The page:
Microsoft's outlook points to gloom ahead

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Microsoft's outlook points to gloom ahead

A Microsoft logo is seen in Issy-les Moulineaux near Paris.

Analysts said that despite the lackluster quarterly outlook of Microsoft Corp, the tech sector's outlook points to more gloom ahead, as the tech bellwether warned customers that they were cautious about spending in a turbulent economy.

Microsoft, the second most valuable U.S. company, sounded a cautious note in its quarterly earnings report, as a steep fall in client spending has sparked a series of high-profile layoffs in the tech industry.

The words caution and cautious were used by the company's chief executive, Satya Nadella, and other Microsoft executives at least six times on the one hour call on Tuesday.

Microsoft is the biggest bellwether for enterprise and cloud spending in the world. Nadella's comments about the slowdown in the cloud is not surprising. Dan Ives, analyst at Wedbush said it confirmed that a darker macro is in the horizon.

Management teams are conservative given the uncertain environment, which is going to be a trend we see across the tech space, according to Ives.

Nadella said Microsoft would focus on AI technology, calling it the next major wave of computing.

The tech giant has made multi billion dollar investments in OpenAI, deepening ties with the startup behind the chatbot sensation ChatGPT and building on a bet it made on AI four years ago.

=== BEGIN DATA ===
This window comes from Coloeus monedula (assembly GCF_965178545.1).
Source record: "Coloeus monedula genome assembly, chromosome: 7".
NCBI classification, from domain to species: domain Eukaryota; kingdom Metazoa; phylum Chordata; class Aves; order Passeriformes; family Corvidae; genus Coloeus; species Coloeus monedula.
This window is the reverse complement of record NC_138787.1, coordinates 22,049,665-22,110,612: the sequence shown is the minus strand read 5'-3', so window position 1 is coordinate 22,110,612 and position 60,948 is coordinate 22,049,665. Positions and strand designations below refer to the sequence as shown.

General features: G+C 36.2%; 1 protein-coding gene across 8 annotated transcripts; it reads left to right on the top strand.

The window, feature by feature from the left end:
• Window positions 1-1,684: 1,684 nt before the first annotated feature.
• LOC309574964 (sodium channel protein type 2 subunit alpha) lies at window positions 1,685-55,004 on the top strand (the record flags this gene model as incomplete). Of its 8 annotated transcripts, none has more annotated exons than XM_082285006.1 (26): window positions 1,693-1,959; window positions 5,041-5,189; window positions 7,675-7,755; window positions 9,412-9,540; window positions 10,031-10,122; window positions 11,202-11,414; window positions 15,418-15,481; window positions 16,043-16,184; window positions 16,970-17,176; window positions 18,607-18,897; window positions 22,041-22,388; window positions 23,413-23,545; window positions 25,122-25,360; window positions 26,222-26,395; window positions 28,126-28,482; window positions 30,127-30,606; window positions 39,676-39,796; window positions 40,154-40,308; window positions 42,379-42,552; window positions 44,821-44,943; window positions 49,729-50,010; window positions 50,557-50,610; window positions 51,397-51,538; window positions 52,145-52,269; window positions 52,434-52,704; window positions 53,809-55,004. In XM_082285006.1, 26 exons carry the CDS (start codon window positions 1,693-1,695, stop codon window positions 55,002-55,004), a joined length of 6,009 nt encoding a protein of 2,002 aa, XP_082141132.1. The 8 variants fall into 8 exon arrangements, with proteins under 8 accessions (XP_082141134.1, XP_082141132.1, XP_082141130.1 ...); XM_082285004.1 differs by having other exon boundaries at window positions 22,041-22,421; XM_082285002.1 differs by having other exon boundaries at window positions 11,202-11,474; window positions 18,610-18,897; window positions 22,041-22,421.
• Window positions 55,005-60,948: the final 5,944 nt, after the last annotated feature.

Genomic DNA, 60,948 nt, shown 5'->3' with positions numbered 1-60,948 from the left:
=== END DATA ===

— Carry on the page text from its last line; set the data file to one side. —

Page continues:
Analysts said that the slowdown in Microsoft's revenue growth was a warning for the tech sector, with more weakness in its PC division than the cloud business.

We learned that no one is immune to macro. The quarter was largely fine, but we started to see softness in December, and the outlook for this quarter was worse than expected, said Rishi Jaluria, analyst at RBC.

Microsoft forecast third-quarter revenue in its so-called intelligent cloud business was a bit less than analysts' estimates, with a growth rate of as much as 19%. It reported better than expected second-quarter revenue for the segment, which initially pushed shares higher on Tuesday evening.

The companies from Amazon.com Inc to Facebook-parent Meta Platforms are already preparing for tougher months ahead by slashing tens of thousands of jobs to keep their cash reserves high.

Analysts expect the cash to be used for other investments, which could include fresh buybacks, mergers and acquisitions, or new technology, such as artificial intelligence.

Microsoft's shares fell by about 3% in pre-market trading on Wednesday. Cloud companies like Google, Amazon.com, Salesforce, Cisco, and Workday Inc. all declined.